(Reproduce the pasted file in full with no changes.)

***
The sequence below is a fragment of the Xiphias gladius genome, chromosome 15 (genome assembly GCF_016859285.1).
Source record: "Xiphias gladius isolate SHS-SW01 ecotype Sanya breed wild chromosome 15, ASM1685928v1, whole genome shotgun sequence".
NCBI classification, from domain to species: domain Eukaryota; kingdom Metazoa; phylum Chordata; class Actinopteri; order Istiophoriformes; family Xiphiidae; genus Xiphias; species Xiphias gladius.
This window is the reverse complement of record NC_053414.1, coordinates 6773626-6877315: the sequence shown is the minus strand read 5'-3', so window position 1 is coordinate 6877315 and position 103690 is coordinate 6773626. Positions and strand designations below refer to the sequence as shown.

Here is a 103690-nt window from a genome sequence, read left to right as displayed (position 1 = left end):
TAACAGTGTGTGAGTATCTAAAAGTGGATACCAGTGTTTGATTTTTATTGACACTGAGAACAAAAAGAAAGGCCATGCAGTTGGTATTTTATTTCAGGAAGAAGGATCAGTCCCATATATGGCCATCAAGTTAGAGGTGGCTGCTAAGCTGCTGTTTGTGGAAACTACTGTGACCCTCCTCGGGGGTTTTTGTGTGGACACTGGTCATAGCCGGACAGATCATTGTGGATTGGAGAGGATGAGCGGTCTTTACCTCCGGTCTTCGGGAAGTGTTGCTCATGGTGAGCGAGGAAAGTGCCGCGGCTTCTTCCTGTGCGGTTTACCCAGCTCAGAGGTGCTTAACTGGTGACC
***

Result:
The sequence below is a fragment of the Xiphias gladius genome, chromosome 15 (genome assembly GCF_016859285.1).
Source record: "Xiphias gladius isolate SHS-SW01 ecotype Sanya breed wild chromosome 15, ASM1685928v1, whole genome shotgun sequence".
NCBI classification, from domain to species: domain Eukaryota; kingdom Metazoa; phylum Chordata; class Actinopteri; order Istiophoriformes; family Xiphiidae; genus Xiphias; species Xiphias gladius.
This window is the reverse complement of record NC_053414.1, coordinates 6773626-6877315: the sequence shown is the minus strand read 5'-3', so window position 1 is coordinate 6877315 and position 103690 is coordinate 6773626. Positions and strand designations below refer to the sequence as shown.

Here is a 103690-nt window from a genome sequence, read left to right as displayed (position 1 = left end):
TAACAGTGTGTGAGTATCTAAAAGTGGATACCAGTGTTTGATTTTTATTGACACTGAGAACAAAAAGAAAGGCCATGCAGTTGGTATTTTATTTCAGGAAGAAGGATCAGTCCCATATATGGCCATCAAGTTAGAGGTGGCTGCTAAGCTGCTGTTTGTGGAAACTACTGTGACCCTCCTCGGGGGTTTTTGTGTGGACACTGGTCATAGCCGGACAGATCATTGTGGATTGGAGAGGATGAGCGGTCTTTACCTCCGGTCTTCGGGAAGTGTTGCTCATGGTGAGCGAGGAAAGTGCCGCGGCTTCTTCCTGTGCGGTTTACCCAGCTCAGAGGTGCTTAACTGGTGACC